Cumbersome, cucumber, Cumbria…

I wrote yesterday about the origins of the word ‘cumbersome’:

The ‘some’ part of cumbersome is Old English, and that was attached to what indeed was an old French word, the cumber part of it, meaning to overthrow, destroy, or even in the extreme, to rape – or in a different route from Middle English from older French, a meaning to obstruct or hinder.

… and also ‘cucumber’, (also called cowcumbers four hundred years ago)  which is not related even though it sounds the same, as it comes from an Old French word, cocombre, which ahs become in modern French concombre. As with many French words, it came from Latin cucumerem which itself probably originated in a language before Latin. What were cucumbers before the Normans gave us cucumber? Eorþæppla, literally ‘earth-apples’. …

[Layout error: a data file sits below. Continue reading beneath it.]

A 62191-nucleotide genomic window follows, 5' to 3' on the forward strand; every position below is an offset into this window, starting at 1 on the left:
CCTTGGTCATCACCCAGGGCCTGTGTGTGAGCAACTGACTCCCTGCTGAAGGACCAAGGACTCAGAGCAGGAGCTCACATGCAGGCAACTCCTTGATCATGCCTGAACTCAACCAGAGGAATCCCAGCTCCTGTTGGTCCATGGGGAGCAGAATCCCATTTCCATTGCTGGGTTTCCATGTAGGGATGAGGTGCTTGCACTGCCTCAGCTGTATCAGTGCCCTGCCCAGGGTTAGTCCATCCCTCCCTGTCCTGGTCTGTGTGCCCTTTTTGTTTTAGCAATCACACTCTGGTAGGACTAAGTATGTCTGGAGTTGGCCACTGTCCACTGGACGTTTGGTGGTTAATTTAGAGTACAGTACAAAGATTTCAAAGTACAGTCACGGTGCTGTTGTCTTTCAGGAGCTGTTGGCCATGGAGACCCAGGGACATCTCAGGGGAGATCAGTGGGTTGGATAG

So what about Cumberland, now Cumbria? Anything to do with cumbersome or cucumber? No. It is probably as old, if not older than the pre-Latin cucumber, but it is home-grown; it comes from the Old English Cumbraland which was the land of the Cumbrians, and the Cumbrians  name was old Brythonic  kombrogi. This is also where the modern word for Wales in Welsh comes from, Cymru.

Now… what about cumberbund? … nothing to do with any of the above as it comes from Hindi!


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